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9/12 Two weeks in Scandinavia

After we visited Mom, we headed off to Scandinavia to visit some friends and see a few new cities.  Miraculously, the flight from DC to Munich to Copenhagen to Bergen went flawlessly and our luggage even showed up at the end in Bergen, Norway, second largest city in the country. Bergen is a nice city right on the water and on every Scandinavian Cruise itinerary, we think.

Panorama of Bergen from the castle at the top of the hill.

We made Bergen the starting point for an all-day excursion “Norway in a Nutshell” – gorgeous scenery on a rail, bus, boat, and the steepest railway in the world trip.  Yes, Dave, we rode the Flam Railroad and found a Norwegian brewery along the way.

This was the view from the bus on the road from Voss to Gudvangen.

I took the picture from the bus. Yes, the road was really 18%  grade  Needless to say, the scenery was spectacular.

The next few pictures are taken when we rode a boat for 2 hours on the Nærøyfjord and Aurlandsfjord between Gudvangen and Flamm. No pictures can do the scenery justice. Spectacular doesn’t come close to doing it justice.

This was some scenery from the train between Myrdal and Bergen after we rode the Flam RR.

After 4 days in Bergen, we headed via train to Tonsberg, Norway (Oldest city in Norway) for a weekend with Per and Lise. We met them on the Pacific cruise earlier in the year and they were kind enough to show us Tonsberg , feed us EXTREMELY well, and take us on a daylong boat ride along the Norwegian coast. Yes, the sun was out for the entire weekend.  If you’ve heard rumors about Norway being expensive, you heard right! Just bring your CC and vow not to drink much (or any) beer or wine.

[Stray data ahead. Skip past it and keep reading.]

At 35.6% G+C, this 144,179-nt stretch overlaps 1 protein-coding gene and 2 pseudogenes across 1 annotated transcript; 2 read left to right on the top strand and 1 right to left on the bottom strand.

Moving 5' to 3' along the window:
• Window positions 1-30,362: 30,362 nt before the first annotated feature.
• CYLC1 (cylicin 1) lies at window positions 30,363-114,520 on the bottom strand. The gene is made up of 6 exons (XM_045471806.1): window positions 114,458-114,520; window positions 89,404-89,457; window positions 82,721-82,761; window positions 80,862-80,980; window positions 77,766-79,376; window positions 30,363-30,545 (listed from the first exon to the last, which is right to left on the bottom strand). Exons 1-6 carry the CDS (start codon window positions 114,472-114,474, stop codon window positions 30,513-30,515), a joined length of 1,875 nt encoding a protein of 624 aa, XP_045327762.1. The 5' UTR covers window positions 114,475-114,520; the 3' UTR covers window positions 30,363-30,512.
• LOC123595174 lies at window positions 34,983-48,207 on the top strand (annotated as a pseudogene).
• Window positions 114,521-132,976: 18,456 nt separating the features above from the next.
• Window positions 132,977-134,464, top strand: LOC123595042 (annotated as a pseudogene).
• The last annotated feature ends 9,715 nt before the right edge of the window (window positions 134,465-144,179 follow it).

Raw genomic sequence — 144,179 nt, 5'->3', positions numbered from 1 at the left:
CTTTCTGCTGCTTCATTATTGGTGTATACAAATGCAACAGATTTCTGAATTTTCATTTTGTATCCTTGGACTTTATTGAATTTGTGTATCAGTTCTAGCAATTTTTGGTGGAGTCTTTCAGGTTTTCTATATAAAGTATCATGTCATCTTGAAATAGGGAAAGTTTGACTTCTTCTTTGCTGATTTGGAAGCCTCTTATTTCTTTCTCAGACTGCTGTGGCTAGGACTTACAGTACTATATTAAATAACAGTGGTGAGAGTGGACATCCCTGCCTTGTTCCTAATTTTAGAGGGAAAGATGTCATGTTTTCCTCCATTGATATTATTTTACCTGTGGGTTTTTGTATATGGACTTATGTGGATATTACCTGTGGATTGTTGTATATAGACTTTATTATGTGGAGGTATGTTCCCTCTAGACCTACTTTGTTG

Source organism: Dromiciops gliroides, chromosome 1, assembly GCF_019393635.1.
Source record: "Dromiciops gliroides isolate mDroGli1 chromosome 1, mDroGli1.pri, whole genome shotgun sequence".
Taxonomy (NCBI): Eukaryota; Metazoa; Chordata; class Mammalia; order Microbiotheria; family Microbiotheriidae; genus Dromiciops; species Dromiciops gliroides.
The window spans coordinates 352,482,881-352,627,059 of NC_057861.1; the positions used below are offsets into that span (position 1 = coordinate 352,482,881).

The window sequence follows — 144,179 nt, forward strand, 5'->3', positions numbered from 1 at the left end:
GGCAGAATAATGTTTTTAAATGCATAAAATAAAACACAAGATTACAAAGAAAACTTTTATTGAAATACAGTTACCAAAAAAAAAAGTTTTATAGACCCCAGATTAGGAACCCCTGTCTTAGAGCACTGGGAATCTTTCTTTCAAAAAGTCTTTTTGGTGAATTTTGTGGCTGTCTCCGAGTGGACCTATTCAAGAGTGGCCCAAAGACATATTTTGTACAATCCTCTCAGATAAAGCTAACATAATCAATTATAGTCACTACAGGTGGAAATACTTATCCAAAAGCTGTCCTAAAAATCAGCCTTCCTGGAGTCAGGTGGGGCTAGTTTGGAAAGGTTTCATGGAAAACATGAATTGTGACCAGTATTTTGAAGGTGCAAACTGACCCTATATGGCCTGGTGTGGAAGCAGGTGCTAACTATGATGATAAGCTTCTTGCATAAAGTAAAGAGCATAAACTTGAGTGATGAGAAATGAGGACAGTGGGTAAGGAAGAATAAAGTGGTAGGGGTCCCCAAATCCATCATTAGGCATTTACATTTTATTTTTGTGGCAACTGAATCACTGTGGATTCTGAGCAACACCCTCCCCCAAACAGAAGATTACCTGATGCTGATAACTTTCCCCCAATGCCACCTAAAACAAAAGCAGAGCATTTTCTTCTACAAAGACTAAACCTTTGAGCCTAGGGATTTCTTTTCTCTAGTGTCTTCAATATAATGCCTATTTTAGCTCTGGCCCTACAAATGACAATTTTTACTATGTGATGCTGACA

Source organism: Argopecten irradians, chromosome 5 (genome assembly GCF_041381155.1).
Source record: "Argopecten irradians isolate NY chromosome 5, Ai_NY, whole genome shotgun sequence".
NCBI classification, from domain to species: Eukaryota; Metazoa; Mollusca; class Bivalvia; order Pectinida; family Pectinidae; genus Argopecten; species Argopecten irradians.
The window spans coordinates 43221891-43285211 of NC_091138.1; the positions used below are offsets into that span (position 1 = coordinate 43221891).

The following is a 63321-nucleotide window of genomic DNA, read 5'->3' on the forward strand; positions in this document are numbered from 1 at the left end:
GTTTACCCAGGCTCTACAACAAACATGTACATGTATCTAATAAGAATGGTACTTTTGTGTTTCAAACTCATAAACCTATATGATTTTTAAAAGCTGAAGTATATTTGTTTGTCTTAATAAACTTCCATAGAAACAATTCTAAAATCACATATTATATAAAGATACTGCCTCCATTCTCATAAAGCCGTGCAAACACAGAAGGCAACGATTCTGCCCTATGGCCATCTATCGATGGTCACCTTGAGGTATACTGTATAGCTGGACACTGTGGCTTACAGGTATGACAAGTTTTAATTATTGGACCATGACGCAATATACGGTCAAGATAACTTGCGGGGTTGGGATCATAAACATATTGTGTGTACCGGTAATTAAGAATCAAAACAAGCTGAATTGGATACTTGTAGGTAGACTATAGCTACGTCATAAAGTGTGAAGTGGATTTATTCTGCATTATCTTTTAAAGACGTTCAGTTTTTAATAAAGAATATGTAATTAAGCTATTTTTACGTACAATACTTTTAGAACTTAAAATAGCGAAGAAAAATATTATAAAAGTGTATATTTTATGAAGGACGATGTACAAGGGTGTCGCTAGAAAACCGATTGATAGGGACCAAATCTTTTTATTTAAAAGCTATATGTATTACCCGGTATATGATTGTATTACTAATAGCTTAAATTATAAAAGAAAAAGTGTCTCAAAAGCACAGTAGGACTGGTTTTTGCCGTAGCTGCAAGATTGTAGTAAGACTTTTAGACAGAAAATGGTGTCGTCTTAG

Per and Lise swear they’ll come to FC next Fall so we’re taking suggestions for uniquely Colorado things to do – Bruce’s Bar???

Strawberry Cheesecake

Lise made this cheesecake from scratch. It was beautiful and tasted even better.

Stockholm was our next destination, this time via plane.  Another 4 days of sunshine and a visit to the Vasa Museum was the highlight of the week.  We enjoyed finding out about life in the 1600’s aboard a boat but the story of how the ship was raised and preserved was even more fascinating.  Stockholm looked affordable after Norway.  We stayed in an AirBnb and bought food at the little Thai food cart down the street.  It was yummy and only cost about $8.50 per meal.

Cans of Fat Tire beer

Made in Ft. Collins! Found in Stockholm at the liquor store in the middle of the city.

Boat from 1628 in Vasa Museum

This boat sank in 1628 on its maiden voyage of 1500 meters. It was recovered in about 1970 and preserved. Great museum!

In Stockholm, besides the Hard Rock, we also went to a cash free coffee shop.  Payment is only done with a card. We saw more cards used in Scandinavia that we saw cash exchanged.

When we visited the Seychelles last November, we met Noora and Juhis from Helsinki, Finland, on a trek from hell across an island.  They invited us to come for the weekend in Helsinki. As one friend said, “Never invite Susan and Mark unless you mean it because they WILL show up!”  We did show up and had a marvelous weekend with them and Lilly, the poodle.

In Helsinki yoghurt is sold in what looks like American milk cartons. This makes it easy to store in the fridge.

shelf full of wine in a box

Box wine is very popular in both Helsinki and Stockholm. This was the selection in one Helsinki wine store.

We had dinner in Helsinki at a Lapland restaurant and ate Rudolph. We told one niece that Christmas is cancelled this year since we ate Santa’s deer.

Gin and grapefruit juice long drink in a can

Gin and grapefruit Long drink was created in Helsinki for the 1952 Olympics in Helsinki. We want to make one with ice and fresh grapefruit juice next summer.

We saw lots of houses in Helsinki with these useful boot brushes in front of them.

Observations about Scandinavia …

  • Norway is expensive!
  • Norway, Sweden and Finland have a monopoly of wine, spirits and strong beer. You can only buy them at state monopoly shops. The name of the shops has what looks like “monopoly” in it.
  • Finland is WAY less expensive than Norway.
  • Many (most?) people in Norway, Sweden, and Finland speak English as well as, if not better than, our fellow Americans. We had a lovely discussion with a 14-year-old Norwegian girl in English and she wasn’t at all shy about speaking to us.
  • I cannot pronounce Norwegian, Swedish, nor Finnish language correctly… but I make people laugh when I try!